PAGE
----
"Of course, you’ve got to be able to handle a lot of criticism and real concern when people don’t want to see the essence of NASCAR change. And I don’t want to either.

"I want to see it get better and that means closer competition, more big moments by our drivers and teams and that means our events are bigger. We’ve tried, even in the face of a lot of adversity, to make all those things better."

Longtime team owner Richard Childress has participated under the management of three generations of Frances from NASCAR founder Bill France Sr., to his grandson Brian and has a unique perspective on the recent reign.

"With Brian, it doesn’t seem like it’s been 10 years already, but he’s just signed another huge TV deal, he’s spent more time with the marketing side with NEXTEL and Sprint and bringing that relationship home, and he’s put some really key people in under him,” Childress said.

“One of the big things I’ve seen him do is be open to listening to fans and what they really want to see like the restarts, and he’s open to listening to the owners. He’ll come to you and ask what you think.’’

Opportunity in general is a common theme when France speaks about his tenure and the years ahead.

It has come in different forms, including a very personal chance to not only make a difference himself, but to set an example others in the sport have readily followed.

He and his wife Amy chaired an Autism Speaks fundraising gala at New York’s Metropolitan Museum of Art in March, presenting a donation to the organization on behalf of the NASCAR Foundation as well as making a significant personal donation.

Even before the 2013 season began, France arranged for a trip to Newtown, Conn., to meet with families of those schoolchildren and teachers killed in the Sandy Hook Elementary shooting as well as the first-responders.

The trip wasn’t a “photo opp” and in fact reporters didn’t even know about France’s financial contribution to the school’s charitable fund until weeks later. This wasn’t France acting as NASCAR Chairman and CEO, but as a father of young children, who -- like most in America -- was heartbroken about the situation. And was fortunate enough to make a difference.

"We’re all in unique roles to make a difference both financially and giving awareness to things," France said of his emphasis on charity. "There’s a responsibility. We do things that we’re not looking to take a bow for.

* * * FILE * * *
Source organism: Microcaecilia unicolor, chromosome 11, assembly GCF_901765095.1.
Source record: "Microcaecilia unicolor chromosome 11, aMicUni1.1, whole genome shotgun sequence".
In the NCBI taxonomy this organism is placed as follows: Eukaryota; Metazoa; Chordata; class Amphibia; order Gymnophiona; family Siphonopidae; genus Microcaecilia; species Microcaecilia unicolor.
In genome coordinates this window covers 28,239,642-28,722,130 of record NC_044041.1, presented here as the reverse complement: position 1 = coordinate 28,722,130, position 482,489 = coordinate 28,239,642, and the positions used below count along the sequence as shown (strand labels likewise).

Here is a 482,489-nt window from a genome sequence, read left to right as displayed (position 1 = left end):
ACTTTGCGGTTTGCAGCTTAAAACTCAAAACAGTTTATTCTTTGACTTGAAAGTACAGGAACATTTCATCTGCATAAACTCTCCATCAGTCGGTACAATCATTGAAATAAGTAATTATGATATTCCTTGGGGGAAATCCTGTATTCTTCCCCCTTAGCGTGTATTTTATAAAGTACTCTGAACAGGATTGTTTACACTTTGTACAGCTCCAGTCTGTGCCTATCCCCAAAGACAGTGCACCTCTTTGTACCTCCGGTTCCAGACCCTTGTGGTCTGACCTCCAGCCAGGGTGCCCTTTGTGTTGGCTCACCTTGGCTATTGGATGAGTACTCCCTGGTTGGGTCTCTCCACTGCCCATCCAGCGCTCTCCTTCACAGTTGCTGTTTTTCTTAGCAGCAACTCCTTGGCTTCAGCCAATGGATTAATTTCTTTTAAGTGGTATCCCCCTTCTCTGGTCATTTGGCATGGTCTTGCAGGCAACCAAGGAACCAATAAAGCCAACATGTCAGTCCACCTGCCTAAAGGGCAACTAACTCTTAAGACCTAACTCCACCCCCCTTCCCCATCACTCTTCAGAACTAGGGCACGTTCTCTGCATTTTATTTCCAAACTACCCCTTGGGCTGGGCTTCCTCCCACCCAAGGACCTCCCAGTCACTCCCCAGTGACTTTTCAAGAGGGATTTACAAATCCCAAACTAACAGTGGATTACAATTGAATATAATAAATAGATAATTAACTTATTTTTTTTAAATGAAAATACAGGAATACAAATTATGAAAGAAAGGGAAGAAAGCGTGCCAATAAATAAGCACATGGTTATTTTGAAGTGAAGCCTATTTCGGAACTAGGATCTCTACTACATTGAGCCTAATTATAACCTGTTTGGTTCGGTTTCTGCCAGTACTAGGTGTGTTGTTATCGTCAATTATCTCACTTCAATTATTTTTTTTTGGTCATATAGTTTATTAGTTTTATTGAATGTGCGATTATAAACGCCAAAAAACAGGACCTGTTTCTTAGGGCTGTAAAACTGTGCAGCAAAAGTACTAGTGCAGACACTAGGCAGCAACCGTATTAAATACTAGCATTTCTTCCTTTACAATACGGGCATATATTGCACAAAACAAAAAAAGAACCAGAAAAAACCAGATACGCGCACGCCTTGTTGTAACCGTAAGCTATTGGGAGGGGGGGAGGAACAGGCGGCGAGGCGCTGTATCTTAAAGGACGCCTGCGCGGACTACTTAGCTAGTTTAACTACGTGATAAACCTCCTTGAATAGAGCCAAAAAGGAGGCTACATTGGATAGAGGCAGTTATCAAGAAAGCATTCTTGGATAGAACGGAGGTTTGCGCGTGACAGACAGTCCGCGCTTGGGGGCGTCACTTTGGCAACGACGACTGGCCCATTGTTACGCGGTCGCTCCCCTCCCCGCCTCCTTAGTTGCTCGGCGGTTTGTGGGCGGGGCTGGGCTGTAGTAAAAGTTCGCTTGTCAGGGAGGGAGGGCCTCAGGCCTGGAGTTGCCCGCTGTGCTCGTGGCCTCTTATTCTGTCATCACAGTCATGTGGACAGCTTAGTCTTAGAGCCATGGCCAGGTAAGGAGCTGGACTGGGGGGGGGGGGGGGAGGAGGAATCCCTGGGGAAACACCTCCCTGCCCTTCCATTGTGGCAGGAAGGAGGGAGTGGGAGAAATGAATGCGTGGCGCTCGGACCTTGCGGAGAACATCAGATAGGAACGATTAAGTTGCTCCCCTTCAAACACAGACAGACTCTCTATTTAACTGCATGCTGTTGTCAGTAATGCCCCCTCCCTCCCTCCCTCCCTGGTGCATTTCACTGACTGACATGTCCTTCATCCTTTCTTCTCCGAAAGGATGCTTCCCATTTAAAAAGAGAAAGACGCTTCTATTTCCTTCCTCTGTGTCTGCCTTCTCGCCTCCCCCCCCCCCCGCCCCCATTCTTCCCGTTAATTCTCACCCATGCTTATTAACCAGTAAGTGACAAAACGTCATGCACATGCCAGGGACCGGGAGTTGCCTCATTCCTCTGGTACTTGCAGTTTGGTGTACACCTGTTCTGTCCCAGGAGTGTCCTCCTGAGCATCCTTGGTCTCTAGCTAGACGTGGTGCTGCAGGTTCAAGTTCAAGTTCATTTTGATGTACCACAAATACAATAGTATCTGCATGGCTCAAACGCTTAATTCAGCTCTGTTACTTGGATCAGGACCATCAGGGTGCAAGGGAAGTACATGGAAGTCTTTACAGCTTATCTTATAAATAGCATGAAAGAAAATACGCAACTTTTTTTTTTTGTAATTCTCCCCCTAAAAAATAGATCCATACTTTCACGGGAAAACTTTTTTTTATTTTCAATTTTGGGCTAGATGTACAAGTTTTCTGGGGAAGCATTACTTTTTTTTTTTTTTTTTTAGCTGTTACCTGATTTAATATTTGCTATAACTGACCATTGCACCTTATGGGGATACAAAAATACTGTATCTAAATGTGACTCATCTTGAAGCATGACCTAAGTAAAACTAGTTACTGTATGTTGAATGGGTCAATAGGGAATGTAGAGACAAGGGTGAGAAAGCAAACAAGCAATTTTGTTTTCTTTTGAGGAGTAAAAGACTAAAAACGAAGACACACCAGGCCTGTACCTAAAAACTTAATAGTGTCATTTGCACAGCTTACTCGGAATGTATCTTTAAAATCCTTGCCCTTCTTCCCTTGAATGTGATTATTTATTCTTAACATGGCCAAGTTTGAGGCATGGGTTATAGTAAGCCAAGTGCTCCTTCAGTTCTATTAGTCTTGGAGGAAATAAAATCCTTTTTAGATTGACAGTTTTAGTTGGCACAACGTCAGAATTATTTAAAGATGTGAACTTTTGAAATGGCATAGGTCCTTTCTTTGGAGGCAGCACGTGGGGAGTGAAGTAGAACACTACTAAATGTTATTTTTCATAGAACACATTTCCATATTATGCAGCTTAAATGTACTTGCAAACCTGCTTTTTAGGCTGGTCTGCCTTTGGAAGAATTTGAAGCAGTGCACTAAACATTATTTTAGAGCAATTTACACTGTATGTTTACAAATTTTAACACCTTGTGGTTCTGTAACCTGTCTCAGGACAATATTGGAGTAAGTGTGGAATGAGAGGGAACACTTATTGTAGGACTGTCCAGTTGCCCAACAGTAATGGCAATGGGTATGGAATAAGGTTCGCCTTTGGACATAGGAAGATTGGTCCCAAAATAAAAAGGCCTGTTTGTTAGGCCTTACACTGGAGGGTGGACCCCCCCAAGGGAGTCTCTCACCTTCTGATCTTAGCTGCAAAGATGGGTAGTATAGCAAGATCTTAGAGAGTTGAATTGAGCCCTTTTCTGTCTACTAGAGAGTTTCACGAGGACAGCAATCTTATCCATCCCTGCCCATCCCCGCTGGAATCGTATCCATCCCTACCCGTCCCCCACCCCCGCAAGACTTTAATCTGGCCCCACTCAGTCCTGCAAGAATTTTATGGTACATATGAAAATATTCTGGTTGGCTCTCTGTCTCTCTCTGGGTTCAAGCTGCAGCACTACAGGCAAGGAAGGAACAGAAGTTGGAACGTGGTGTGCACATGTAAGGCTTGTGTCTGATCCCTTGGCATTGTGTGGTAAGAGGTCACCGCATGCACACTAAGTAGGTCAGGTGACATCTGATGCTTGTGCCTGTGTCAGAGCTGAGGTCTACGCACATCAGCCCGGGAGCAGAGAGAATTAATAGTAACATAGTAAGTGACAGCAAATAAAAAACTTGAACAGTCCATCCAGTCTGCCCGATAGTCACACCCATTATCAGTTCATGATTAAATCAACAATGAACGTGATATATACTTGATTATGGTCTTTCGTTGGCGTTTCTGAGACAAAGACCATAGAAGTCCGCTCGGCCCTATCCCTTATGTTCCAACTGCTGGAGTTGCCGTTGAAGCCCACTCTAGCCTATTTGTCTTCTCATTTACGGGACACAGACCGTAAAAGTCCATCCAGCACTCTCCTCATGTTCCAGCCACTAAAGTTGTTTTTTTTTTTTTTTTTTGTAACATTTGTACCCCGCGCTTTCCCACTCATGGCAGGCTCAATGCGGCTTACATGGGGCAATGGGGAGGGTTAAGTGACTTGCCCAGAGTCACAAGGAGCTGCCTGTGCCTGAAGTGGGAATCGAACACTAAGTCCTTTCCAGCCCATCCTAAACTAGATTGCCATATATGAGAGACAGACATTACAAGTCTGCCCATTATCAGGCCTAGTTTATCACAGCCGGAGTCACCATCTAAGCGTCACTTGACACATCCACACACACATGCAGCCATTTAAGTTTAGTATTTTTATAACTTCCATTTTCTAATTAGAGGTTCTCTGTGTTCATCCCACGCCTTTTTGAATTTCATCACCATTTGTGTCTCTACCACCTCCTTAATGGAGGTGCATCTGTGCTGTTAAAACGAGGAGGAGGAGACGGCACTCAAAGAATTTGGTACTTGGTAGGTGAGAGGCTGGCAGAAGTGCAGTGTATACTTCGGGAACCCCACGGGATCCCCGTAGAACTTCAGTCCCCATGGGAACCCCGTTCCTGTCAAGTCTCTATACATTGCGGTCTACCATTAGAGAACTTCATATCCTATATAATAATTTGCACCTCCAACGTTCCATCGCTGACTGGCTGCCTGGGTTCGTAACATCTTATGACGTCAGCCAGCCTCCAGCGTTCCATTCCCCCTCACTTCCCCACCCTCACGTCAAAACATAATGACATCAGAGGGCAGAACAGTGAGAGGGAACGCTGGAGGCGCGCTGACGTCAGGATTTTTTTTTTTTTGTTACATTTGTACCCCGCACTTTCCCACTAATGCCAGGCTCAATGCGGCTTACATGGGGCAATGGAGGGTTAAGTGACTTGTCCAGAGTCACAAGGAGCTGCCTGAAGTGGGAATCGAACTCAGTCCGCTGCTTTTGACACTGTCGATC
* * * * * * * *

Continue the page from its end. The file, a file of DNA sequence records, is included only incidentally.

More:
"You feel good to use that responsibility wisely. It’s an obligation that, at some level, you should think about how you can make an impact. That’s a culture that we have, and it’s a culture that the country has."


It’s been typical of the progress model France has adopted -- make an impact and keep moving forward.

To that end, France has spoken often about the possibilities of new technology and the huge impact it innately has. He is optimistic that incorporating cutting-edge technology will improve the competitive nature of the sport but also enhance the fans’ experience in ways other sports cannot.

"Technology and what’s going on in that space -- on the track and off the track -- are big challenges but also great opportunities," France said. "We’ll be able to use data, telemetry, and incorporate that in the running of events [a] way other sports probably wouldn’t have an opportunity to do and how well we’ll be able to take real advantage of that.

"We can bring real innovation in to make the product and experience better and bring in more partners along the way, plus promote the sport."

Reflecting on the past 10 years, France didn’t select one particular achievement from a wide array of choices. For him, it comes down to something NASCAR fans and competitors agree makes the sport genuine: creating the ultimate environment for tight competition and pure excitement.

"The one thing I feel really good about is not the result of any one thing," France said. "They used to say in auto racing, that drivers and teams could never really rise to a different level. They were always racing as hard as they could and whatever you did wouldn’t really matter. And that’s not true.

"We’ve now seen unbelievable performances from all kinds of drivers. When you make the moments bigger, the great drivers and team members -- in the pits or with strategy -- rise to a different level, and that’s been nice to see."

(Graphic by: NASCAR Integrated Marketing Communications)